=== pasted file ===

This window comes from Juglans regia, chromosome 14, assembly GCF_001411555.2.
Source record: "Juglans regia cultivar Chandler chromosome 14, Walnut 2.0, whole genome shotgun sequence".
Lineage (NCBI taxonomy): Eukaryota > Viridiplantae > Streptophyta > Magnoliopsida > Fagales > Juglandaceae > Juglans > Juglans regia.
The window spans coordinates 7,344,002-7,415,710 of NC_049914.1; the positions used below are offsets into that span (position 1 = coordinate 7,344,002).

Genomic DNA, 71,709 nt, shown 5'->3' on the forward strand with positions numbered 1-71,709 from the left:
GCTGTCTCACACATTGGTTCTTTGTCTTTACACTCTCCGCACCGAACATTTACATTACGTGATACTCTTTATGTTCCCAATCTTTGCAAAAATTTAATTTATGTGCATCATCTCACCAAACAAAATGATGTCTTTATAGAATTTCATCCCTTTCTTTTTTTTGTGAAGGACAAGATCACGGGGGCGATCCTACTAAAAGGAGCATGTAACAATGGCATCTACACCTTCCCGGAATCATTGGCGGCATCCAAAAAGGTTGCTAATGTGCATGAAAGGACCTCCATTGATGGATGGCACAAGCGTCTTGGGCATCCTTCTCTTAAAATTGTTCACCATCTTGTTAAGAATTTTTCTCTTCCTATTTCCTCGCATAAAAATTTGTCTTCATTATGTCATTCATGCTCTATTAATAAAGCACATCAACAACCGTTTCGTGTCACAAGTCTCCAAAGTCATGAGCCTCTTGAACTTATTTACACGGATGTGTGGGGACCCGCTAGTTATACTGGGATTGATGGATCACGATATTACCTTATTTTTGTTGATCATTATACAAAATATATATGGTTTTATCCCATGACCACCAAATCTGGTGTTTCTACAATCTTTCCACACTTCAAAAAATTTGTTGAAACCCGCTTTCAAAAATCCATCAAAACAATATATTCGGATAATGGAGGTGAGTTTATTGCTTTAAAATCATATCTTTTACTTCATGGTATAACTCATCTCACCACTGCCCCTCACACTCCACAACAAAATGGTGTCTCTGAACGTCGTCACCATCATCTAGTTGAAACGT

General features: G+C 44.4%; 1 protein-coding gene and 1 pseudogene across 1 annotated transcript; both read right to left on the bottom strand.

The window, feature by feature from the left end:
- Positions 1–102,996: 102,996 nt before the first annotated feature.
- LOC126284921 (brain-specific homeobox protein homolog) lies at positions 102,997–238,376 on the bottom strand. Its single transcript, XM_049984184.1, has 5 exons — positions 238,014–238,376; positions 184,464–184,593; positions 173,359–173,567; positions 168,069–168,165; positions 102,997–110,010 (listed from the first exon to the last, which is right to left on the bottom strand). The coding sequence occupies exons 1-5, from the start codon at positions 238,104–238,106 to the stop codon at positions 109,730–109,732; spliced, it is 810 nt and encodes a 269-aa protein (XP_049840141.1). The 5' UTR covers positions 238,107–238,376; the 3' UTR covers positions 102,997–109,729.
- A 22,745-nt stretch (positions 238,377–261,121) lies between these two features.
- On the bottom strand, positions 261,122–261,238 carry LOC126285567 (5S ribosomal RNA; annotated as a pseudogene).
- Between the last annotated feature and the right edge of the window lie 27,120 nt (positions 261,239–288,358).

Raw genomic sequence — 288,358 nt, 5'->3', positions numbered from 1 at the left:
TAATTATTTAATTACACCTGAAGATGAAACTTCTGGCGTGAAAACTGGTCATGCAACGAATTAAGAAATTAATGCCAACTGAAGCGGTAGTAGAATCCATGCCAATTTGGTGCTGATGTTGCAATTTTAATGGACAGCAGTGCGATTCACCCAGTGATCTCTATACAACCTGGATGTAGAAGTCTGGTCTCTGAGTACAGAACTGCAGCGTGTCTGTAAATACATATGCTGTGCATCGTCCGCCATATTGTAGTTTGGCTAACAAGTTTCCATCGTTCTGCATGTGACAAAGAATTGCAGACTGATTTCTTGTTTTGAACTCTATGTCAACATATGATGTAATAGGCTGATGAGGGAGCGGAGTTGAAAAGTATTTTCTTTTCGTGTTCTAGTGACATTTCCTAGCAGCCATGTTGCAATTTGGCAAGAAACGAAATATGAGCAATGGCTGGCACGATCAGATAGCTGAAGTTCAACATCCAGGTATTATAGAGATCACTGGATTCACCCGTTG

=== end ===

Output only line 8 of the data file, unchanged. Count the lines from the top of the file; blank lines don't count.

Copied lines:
The window, feature by feature from the left end: